As a construction company, your main focus is probably not on the Internet. Word of mouth, previous performance, and reputation tend to be the major ways in which construction companies earn and grow their business.
But if you’re not putting your name and work out on the web, you could be missing out on a large section of clients.
Contractor Gorilla, a website design company that specializes in building sites for construction contractors, posted a list of Dos and Don’ts for Contractor Marketing in 2015. The list can help contractors build a website and ensure their message is reaching all the right customers.
First, the Dos:
- Have a well-designed site. Not having a site at all just isn’t an option in 2015. People will search for you online, and if they can’t find you, it could cost you the job.
- Generate your own leads online. Contractor Gorilla advises hiring an online marketing expert to run your advertising, marketing, and public relations. They will know the best ways to get your name out there to reach your company’s goals.
- Implement proper SEO strategies. SEO stands for Search Engine Optimization. It’s basically the way people find your website—by searching a topic on Google or Bing, finding your web page using a link from another website, or seeing you on social media like Facebook or Twitter. Good SEO means a high likelihood that people will check you out. Bad SEO could mean you’re lost to the Interwebs.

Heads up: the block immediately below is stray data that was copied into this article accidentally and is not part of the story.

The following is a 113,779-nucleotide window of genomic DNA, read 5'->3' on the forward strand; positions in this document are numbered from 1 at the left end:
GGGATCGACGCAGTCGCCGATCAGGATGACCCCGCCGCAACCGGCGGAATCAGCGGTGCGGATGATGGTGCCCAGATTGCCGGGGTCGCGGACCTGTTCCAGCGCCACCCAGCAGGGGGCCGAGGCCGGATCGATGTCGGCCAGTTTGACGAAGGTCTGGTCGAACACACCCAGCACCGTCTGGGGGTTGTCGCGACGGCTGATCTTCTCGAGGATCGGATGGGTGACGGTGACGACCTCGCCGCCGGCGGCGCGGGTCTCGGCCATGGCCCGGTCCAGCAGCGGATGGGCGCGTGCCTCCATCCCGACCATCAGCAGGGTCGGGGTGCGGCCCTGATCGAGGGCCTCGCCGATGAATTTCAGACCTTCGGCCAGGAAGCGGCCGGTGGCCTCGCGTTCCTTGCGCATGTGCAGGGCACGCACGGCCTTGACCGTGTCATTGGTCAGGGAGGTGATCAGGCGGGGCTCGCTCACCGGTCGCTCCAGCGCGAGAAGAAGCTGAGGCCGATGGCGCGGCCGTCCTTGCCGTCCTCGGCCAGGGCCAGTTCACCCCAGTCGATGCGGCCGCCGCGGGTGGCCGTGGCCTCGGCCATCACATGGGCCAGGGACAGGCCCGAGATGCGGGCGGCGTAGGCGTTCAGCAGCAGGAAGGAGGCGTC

- Be active on social media. You’re on Facebook to post pictures of your grandchildren and your delicious dinner, but, your company should be on there too, posting pictures of awesome jobs, interesting projects, and employee successes. It’s not just about clicking “Like” on your buddy’s photo of that 12-point buck. Social media can show that your company is an expert in your field by publishing great content. And your customers and potential clients can “Like” and share your post about the newest trends in erosion control on roads.
Now, the Don’ts:
- Don’t create your own website. That is, unless you have solid web design experience. Your job is to build roads and bridges, not web pages. You’re good at your job, right? Then hire someone who knows what they’re doing to represent you. And remember, you get what you pay for.
- Don’t use lead generation services. Don’t pay an outside company to bring business to you. Chances are you’ll pay per lead, whether it pans out or not, and you’ll likely be competing against other contractors for the same leads, which may or may not be valuable in the first place.
- Don’t attempt to do SEO on your own. Reading about it for a few hours online won’t cut it. There’s too much conflicting information about what works in SEO and what doesn’t, and the tips are constantly changing. The process takes time and effort to be successful.
- Don’t share bad content on social media. Just because you think your new truck is cool doesn’t mean your potential customers will. They want to see relevant, informative content, and they don’t want to be flooded with sales and promotions. Avoid any touchy subjects, and make sure the content you post reflects your company and your craftsmanship in a positive light. Treat your audience like paying customers.
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